John 'Rinty' Monaghan: Famous Irish & Belfast Boxer
Ireland, for a small nation in population, has punched above its weight in boxing rings for over one hundred years. Boxers such as Belfast Flyweight, John Joseph ‘Rinty’ Monaghan, loom large on the horizon when searching for Hall Of Fame subjects. The Belfast boxer, born 21st March 1918, at Lancaster Street, had boxing on his daily diet of sporting activity and as a young boy he witnessed many tough ‘street’ boxing contests. In Belfast of the 1920's, these street fights were organised as a means to discovering new upcoming raw talent. At fourteen and now left primary education, John Joseph was winning several boy contest fights and earning a few bob for his exploits. Just out of his teens at twenty, he married local woman, Frances Thompson, and the couple reared a family of four children, three daughters and a son. The family spent their life living in a modest dwelling in the docks vicinity of Belfast city
On turning to professional ranks he won all his flyweight bouts until he came up against Glaswegian boxer, Jackie Patterson, who knocked him out. The advent of World War 2 impacted greatly on sport at all levels and Rinty Monaghan was caught up in the trauma and had to seek a life outside boxing to earn a living. In 1945 Rinty again entered the ring and duly won the Ulster Flyweight title by knocking out his opponent. The Belfast boxer rose to trojan heights in London in 1947 when he floored great London boxer, Terry Allen, in the first round.
Another career milestone was achieved when once again Rinty faced Glaswegian, Jackie Patterson, in a rematch contest for the World Flyweight title. With a great knock out victory, Rinty was now making world sporting headlines and in historic records he became the first boxer from Northern Ireland to win a world boxing title. The sporting icon also possessed a beautiful singing voice and to celebrate his victorious bouts, Rinty would always entertain his loyal fans with a great rendition of ‘When Irish Eyes Are Smiling’.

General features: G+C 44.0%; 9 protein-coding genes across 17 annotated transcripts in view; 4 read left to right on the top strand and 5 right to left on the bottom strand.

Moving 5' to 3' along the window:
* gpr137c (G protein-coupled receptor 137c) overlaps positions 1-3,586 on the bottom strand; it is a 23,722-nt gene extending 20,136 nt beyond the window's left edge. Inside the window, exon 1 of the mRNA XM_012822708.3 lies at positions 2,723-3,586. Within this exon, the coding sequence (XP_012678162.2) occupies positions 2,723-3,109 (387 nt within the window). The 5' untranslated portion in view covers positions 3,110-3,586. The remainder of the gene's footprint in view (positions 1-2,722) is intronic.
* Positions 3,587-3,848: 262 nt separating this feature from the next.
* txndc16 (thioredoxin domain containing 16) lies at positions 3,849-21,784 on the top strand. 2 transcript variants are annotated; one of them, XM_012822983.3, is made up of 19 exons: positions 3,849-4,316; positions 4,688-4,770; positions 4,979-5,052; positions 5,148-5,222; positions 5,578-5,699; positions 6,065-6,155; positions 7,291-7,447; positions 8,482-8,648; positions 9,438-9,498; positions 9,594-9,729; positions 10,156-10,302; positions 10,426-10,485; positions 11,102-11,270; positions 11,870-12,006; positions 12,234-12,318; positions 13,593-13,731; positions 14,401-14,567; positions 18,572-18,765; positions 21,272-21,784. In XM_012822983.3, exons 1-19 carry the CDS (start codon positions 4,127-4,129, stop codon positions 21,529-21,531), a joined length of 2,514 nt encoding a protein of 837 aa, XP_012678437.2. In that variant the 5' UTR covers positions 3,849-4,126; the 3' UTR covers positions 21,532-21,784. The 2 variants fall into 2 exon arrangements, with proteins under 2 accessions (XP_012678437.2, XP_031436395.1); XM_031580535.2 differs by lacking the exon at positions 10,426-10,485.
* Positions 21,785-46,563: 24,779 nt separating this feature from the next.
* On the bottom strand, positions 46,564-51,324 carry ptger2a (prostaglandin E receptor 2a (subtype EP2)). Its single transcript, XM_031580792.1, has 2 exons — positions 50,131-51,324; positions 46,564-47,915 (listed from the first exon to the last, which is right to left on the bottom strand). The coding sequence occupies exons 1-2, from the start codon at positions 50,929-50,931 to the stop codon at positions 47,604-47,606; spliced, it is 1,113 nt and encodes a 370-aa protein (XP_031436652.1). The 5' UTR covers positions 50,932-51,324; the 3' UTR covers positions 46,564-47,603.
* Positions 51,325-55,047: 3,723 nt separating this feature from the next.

His glorious flyweight world title was successfully defended in April 1949 and he also duly claimed the European Flyweight title.
In a further Belfast contest, with his titles on the line, Rinty escaped against Terry Allen with a draw verdict that enabled him to retain his titles. At thirty two years old, despite one hundred and eighty bouts, with sixty six officially recorded and fifty one wins, six draws and nine losses, Rinty Monaghan did not reap the financial fruits of his boxing career. Tax demands and book-keeping records stripped the Belfast icon of his wealth and he then turned to the entertainment business singing in clubs and hotels to earn a living.
On the 3rd March 1984, Rinty Monaghan succumbed to a long time illness and was buried at Belfast City Cemetery. He died with the honour of retiring from boxing as the undefeated flyweight world champion.